President Barack Obama will expand upon his fiscal message this week by answering questions at a virtual town hall hosted live from Facebook's headquarters in Palo Alto on Wednesday.
The 1:45 p.m. event, which will stream on the White House's Facebook page, follows the theme of "Shared Responsibility and Shared Prosperity" that Obama laid out in remarks about the budget he delivered last Wednesday at George Washington University.
"I think coming to Facebook puts him in touch with the younger generation, and I think it’s a great idea," said Emily Thurber, local regional director for the California Democratic Party.
Thurber said that Wednesday's town hall event offers the president a good chance to address growing concerns among liberals that he has strayed from the values he espoused during his election campaign.
"I would urge him to stand firm and stand for his original sense of values," Thurber said. "I think his base has been concerned that he’s been too much of a compromiser and that he needs to stand up for these enduring values."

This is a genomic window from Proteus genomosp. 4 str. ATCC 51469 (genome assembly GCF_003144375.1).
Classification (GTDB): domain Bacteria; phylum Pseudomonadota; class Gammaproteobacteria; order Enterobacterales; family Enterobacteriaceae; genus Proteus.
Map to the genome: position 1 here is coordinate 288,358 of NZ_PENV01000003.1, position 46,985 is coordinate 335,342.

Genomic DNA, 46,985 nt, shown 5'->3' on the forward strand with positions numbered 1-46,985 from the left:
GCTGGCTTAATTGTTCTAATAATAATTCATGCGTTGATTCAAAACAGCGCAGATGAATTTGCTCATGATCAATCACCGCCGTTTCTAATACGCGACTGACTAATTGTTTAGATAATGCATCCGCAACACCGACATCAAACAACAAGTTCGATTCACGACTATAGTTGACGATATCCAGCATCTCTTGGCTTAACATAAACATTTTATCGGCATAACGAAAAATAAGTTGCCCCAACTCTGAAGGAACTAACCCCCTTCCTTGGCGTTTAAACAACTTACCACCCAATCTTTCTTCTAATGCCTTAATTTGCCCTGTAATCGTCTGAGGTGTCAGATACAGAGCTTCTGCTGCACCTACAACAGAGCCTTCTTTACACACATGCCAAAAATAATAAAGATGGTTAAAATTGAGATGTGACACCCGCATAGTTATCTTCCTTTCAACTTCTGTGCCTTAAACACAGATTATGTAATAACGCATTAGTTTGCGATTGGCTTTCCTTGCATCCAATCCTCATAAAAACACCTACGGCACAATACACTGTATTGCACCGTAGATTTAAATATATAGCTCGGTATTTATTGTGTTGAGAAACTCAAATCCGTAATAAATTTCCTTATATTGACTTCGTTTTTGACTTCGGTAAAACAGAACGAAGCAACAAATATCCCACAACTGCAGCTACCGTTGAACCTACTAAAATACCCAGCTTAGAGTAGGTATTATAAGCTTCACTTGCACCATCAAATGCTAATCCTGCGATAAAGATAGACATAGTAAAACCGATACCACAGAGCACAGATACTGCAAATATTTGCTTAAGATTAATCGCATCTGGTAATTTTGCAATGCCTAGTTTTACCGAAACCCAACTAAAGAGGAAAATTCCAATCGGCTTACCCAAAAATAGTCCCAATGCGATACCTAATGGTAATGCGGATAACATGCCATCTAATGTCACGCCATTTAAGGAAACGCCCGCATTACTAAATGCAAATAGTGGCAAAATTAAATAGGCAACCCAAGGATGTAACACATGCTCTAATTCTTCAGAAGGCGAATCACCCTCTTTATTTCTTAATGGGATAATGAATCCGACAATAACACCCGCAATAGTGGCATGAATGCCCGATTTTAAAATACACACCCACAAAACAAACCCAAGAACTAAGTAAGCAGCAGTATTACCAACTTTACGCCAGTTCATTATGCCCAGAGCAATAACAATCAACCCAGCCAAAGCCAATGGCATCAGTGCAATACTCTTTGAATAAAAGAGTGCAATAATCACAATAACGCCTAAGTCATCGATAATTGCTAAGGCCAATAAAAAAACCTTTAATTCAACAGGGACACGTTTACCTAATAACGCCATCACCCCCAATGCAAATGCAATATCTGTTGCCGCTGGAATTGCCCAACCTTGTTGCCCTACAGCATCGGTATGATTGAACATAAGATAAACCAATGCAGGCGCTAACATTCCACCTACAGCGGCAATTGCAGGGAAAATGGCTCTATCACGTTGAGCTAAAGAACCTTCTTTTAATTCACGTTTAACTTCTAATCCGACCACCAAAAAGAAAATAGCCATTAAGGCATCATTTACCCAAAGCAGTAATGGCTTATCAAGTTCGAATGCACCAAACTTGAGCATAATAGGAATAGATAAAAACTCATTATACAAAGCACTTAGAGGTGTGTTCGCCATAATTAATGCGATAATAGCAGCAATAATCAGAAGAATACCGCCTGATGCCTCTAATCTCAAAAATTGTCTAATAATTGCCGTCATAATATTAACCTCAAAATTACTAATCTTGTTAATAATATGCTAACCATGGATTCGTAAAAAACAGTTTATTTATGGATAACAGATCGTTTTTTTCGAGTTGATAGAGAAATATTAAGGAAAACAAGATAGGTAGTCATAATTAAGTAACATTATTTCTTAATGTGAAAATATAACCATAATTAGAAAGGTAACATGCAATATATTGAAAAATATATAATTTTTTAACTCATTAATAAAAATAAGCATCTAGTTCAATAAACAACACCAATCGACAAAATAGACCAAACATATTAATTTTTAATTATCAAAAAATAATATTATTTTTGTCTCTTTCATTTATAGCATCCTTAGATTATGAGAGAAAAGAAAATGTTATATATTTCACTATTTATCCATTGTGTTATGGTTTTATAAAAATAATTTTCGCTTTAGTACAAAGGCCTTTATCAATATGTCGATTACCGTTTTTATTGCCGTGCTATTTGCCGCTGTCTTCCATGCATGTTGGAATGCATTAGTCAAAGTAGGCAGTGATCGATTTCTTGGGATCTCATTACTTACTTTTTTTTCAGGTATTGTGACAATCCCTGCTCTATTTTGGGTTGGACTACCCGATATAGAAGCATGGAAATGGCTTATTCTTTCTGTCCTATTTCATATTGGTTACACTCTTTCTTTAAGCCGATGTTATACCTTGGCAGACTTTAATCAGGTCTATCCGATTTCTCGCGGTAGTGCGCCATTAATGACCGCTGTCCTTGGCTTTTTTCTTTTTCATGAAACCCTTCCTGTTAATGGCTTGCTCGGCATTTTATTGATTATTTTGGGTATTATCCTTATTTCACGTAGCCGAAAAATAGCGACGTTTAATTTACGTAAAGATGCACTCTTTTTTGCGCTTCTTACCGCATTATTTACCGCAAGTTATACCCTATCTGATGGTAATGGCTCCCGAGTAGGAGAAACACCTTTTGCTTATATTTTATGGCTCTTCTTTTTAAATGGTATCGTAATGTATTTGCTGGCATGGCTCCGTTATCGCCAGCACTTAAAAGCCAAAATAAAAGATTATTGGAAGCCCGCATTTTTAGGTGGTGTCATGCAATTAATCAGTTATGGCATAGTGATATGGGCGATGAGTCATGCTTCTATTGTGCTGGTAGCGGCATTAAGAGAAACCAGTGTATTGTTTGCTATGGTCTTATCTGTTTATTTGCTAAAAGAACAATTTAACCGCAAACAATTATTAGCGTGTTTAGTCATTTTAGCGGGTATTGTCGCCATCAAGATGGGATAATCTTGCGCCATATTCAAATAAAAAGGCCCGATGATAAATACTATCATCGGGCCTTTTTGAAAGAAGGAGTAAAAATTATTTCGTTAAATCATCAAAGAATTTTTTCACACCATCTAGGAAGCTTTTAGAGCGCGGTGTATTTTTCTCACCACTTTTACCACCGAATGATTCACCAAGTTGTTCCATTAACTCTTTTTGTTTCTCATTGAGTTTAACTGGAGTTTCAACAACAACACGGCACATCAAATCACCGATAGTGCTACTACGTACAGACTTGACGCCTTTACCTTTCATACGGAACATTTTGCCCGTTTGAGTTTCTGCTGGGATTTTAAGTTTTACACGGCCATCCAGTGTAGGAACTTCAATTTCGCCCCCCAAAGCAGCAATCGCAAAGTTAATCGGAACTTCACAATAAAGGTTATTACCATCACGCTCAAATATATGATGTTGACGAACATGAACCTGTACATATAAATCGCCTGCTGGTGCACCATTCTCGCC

As of Tuesday morning, nearly 23,000 people had RSVP'd to participate in the town hall online. The actual event with Facebook CEO Mark Zuckerberg will not be open to the public.
Last week, Obama said his fiscal plan would reduce the nation's deficit by a cumulative $4 trillion over 12 years, in part by cutting defense spending, reducing health care costs and eliminating tax breaks for the wealthiest 2 percent of Americans. The federal deficit was $1.3 trillion last year.
Obama said America doesn't have to choose between "a future of spiraling debt and one where we forfeit our investment in our people and our country."
The president said limiting itemized deductions for the wealthiest 2 percent of Americans would reduce the deficit by $320 billion over 10 years. He refused to further extend the Bush-era tax cuts for the wealthy as long as he is president.
"I say that at a time when the tax burden on the wealthy is at its lowest level in half a century, the most fortunate among us can afford to pay a little more," Obama said. "I don't need another tax cut. Warren Buffett doesn't need another tax cut."
Two panels focused on women in technology and startups in America—both of which will include opportunities for questions from the audience—will be held after the president's remarks.
The entire event will be streamed at facebook.com/WhiteHouse.
—By Bay City News Service